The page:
The Telegraph
Since 1st March, 1999
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Mystery planes darken Colombo

Colombo, April 26 (Reuters): Sri Lankan authorities closed Colombo’s international airport and cut power to the capital tonight after suspicious airplanes were seen flying south along the coast, a military source said.

Witnesses in the area said they saw parachute flares fired into the sky and heard what sounded like anti-aircraft guns.

Early on Tuesday, Tamil Tiger rebel airplanes dropped bombs on military positions in the north of the country in their second aerial attack ever. The first was an attack on an air base attached to Colombo airport less than a month ago.

Today sources confirmed air defences were firing into the air to ward off any potential attack.

“Some civilians in Puttlam district had seen three aircraft flying from north to south hugging the sea. With suspicion, contingency plans have been activated because of the imminent risk of threat, closing off the entrance of the airport and switching power off,” a senior military source said on condition of anonymity.

An airport official confirmed that there was an emergency, but declined to elaborate.

“There is an emergency situation that has arisen here and I can’t give you further details,” the airport duty manager said.

Earlier, the air force said it bombed a gathering of Tamil Tiger leaders in the rebel-held north, but the rebels denied any leaders were present.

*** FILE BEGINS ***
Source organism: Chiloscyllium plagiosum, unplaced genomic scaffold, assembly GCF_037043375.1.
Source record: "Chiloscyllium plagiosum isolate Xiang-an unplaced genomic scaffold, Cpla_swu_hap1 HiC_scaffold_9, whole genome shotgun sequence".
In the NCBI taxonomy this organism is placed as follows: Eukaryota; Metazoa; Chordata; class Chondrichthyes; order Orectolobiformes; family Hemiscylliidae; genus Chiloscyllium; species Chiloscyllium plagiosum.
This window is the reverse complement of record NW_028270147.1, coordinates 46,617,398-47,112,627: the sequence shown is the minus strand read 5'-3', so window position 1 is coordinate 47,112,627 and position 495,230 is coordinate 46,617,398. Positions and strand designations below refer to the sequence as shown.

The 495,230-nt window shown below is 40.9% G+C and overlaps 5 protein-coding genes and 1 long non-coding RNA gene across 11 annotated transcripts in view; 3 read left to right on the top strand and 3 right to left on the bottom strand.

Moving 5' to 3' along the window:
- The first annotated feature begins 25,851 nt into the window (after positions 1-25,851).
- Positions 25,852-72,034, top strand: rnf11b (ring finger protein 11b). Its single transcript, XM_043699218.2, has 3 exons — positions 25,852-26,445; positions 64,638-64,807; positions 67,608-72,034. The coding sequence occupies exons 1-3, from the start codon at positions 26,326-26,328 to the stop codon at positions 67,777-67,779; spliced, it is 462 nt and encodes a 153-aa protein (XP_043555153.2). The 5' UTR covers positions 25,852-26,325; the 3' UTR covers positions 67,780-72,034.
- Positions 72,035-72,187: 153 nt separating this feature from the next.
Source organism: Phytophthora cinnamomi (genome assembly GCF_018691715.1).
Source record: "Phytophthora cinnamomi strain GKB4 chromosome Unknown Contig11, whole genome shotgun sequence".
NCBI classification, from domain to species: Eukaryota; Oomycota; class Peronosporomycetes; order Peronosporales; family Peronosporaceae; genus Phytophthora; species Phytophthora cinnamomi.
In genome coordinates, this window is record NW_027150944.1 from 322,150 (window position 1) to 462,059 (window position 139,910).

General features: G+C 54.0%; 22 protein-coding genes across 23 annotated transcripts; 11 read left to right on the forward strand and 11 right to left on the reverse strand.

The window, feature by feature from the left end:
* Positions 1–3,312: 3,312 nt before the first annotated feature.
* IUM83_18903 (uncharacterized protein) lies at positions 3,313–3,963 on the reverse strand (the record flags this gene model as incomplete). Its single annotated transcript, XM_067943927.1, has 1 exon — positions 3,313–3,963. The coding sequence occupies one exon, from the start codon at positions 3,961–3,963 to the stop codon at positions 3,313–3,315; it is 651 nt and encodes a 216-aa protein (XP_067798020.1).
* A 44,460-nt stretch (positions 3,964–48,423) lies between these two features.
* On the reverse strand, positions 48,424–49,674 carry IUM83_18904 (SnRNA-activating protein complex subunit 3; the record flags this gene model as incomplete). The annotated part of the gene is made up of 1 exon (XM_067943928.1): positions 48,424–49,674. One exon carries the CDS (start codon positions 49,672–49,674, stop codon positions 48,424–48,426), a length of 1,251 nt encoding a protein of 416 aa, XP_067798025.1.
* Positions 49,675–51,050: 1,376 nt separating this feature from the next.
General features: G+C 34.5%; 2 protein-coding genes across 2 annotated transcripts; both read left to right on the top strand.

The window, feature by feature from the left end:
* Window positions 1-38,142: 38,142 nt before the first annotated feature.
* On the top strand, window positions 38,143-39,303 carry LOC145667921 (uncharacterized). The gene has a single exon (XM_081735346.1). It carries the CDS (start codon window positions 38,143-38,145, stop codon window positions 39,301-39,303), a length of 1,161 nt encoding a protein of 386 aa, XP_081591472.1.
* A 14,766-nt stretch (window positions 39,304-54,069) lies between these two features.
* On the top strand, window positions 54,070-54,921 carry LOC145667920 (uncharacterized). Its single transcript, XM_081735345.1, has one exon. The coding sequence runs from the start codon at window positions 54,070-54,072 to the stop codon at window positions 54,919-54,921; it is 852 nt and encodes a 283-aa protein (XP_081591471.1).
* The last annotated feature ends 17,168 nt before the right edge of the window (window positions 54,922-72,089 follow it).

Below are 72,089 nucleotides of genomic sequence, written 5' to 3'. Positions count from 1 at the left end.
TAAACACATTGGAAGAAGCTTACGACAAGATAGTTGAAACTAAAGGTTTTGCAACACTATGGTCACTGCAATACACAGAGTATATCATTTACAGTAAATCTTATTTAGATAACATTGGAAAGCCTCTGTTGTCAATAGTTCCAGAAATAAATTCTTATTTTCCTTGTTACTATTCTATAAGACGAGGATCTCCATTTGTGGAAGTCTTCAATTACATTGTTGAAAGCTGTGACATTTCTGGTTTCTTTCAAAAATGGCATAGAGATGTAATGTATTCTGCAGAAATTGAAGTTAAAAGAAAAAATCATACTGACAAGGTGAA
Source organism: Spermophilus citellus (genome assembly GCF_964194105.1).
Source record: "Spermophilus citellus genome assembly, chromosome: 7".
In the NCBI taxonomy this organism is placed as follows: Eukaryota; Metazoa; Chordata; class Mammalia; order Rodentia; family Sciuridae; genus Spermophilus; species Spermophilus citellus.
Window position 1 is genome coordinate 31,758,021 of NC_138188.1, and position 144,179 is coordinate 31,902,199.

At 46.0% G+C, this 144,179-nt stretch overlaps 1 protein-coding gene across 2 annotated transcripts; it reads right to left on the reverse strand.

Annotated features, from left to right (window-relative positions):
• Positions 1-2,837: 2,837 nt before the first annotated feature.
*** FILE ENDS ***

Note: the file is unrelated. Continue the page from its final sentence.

Over the past 16 months, Sri Lanka has slipped deeper into a civil war that has claimed some 68,000 lives since 1983 — including more than 4,000 since late 2005.

The intensified violence has left a 2002 ceasefire in tatters.

Tiger leader arrested

The suspected head of the US branch of Sri Lankan rebel group the Tamil Tigers was arrested in New York yesterday and charged with providing material support to a foreign terrorist organisation.

Karunakaran Kandasamy could face up to 15 years in prison if convicted, prosecutors at the federal court in the New York borough of Brooklyn said.

As the director of the US branch of the Tamil Tigers, which is based in Queens, New York, Kandasamy oversaw the organisation’s activities, including its fund-raising, prosecutors said.

The rebels, known officially as the LTTE, have been fighting for decades for an independent homeland on the north and east of the teardrop-shaped island in the Indian Ocean.

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